The Dale City community, still aglow with the Olympic victory of track star Benita Fitzgerald last summer, is bragging this time about a non-native son who arrived in its midst last September to attend high school and will leave tomorrow with a full music scholarship to West Virginia University, his chosen career as a symphony violinist almost assured.
Richard Dunn, 18, was living with his family in Cincinnati, learning piano and violin at that city's School of Performing Arts last year, when it became apparent that his mother would not be able to pay the school's tuition. So he came to Dale City last summer to live with his aunt and uncle, Kellice and Joncie Powell, and to attend Gar-Field High School.
At Gar-Field, orchestra teacher Michael Trowbridge lent Dunn his own violin so that he could play in advanced orchestra -- but he needed lessons. These were soon provided free by Trowbridge's wife, Deborah. Still Dunn ached for more.
"I just picked up the phone book, looked up the number for the Prince William Symphony Orchestra and started asking the secretary if they would allow a student to audition," he said. Finally permission was won and he walked the mile to the Dale City church where the audition would be held, his music memorized, his hopes high and his nerves taut.
"He played the first movement of Mozart's Third Violin Concerto and we were impressed," said concertmaster Henry Kocinski. "We knew this was a talent that shouldn't be wasted."
Said Dunn, "When I got the call that night that I should come and pick up my music, that I would be playing with the symphony, I said 'thank you' very calmly. Then I hung up the phone and screamed." He played four concerts with the Prince William Symphony before the season closed in April.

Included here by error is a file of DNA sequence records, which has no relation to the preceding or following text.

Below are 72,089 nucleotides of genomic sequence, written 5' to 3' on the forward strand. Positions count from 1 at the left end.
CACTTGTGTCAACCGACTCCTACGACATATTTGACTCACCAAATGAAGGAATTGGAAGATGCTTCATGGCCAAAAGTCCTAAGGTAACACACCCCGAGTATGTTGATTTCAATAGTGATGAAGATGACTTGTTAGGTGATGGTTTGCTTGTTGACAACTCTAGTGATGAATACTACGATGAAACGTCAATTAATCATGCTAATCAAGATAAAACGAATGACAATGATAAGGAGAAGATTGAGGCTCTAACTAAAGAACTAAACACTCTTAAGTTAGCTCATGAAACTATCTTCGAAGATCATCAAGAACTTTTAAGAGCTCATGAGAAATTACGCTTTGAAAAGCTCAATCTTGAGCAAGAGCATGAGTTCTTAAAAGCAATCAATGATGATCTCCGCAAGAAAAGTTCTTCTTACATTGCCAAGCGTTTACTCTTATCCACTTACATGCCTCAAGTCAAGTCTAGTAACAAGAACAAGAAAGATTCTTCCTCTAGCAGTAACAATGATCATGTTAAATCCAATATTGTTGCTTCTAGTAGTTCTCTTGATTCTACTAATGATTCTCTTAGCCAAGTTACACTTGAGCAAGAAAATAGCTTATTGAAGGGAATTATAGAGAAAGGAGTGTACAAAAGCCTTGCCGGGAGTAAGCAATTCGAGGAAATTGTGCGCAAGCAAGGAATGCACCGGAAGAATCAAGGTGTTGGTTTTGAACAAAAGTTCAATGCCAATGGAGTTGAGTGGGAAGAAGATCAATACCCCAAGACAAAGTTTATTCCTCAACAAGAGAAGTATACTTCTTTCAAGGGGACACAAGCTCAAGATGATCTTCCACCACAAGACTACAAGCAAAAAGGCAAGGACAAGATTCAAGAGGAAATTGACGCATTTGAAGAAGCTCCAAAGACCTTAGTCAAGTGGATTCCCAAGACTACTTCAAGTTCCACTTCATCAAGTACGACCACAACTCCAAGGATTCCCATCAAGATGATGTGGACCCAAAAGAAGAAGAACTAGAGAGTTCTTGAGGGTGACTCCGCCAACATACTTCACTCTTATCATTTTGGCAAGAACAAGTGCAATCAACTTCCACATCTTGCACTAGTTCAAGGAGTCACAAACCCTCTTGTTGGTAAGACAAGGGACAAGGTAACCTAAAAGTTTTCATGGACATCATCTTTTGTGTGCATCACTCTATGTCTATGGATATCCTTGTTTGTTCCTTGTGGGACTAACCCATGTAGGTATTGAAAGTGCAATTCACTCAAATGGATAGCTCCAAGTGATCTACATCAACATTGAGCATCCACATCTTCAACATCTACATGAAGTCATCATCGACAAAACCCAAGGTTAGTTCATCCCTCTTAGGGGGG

In the past six months, life has moved swiftly for Dunn, and so many people have helped him that he says he doesn't know all their names. Kocinski gave him a black formal jacket to wear at concerts. A symphony board member persuaded Louis Haza, a county resident who plays violin for the National Symphony, to give Dunn private lessons, something Dunn had to give up reluctantly for lack of transportation. Another board member, a doctor at Potomac Hospital, told Edith Pearson, his nurse and a member of the Prince William Symphony Guild, about the youth's need for a good instrument. She soon put 50 letters in the mail to churches, groups and organizations in and around Dale City. There were, Pearson said, more than 70 responses -- and $3,089 was raised.
"We knew he deserved a scholarship and wouldn't be able to get one without his own instrument," said Pearson. "He is so talented and so shy. The first time he came to see me he was wearing a white shirt and tie with his blue jeans. I liked him immediately."
Ten days ago, in a donated white dinner jacket tailored (free) to fit him, Dunn gave a recital for his benefactors with the violin purchased from a Bethesda merchant who, following a pattern that was fast becoming commonplace in Dunn's life, gave him a sizable discount on the $3,450 instrument. He even, Dunn said, allowed Dunn to play his $125,000 Stradivarius while he was in the store. "I was awed. It had been used by Paganini," he said. "I was in touch with history with that violin under my chin."
Tomorrow Dunn leaves for Cincinnati to spend the summer with his family and, he hopes, to find a job in data processing or accounting before leaving for West Virginia University. His ambition, he said, is to earn a doctorate in music and play for the National Symphony.
"I will be back to Dale City," he said. "I've made so many friends here and Mrs. Pearson has been a Virginia mother to me." Dunn vowed to repay the generosity shown him by "doing the same thing for someone else some day."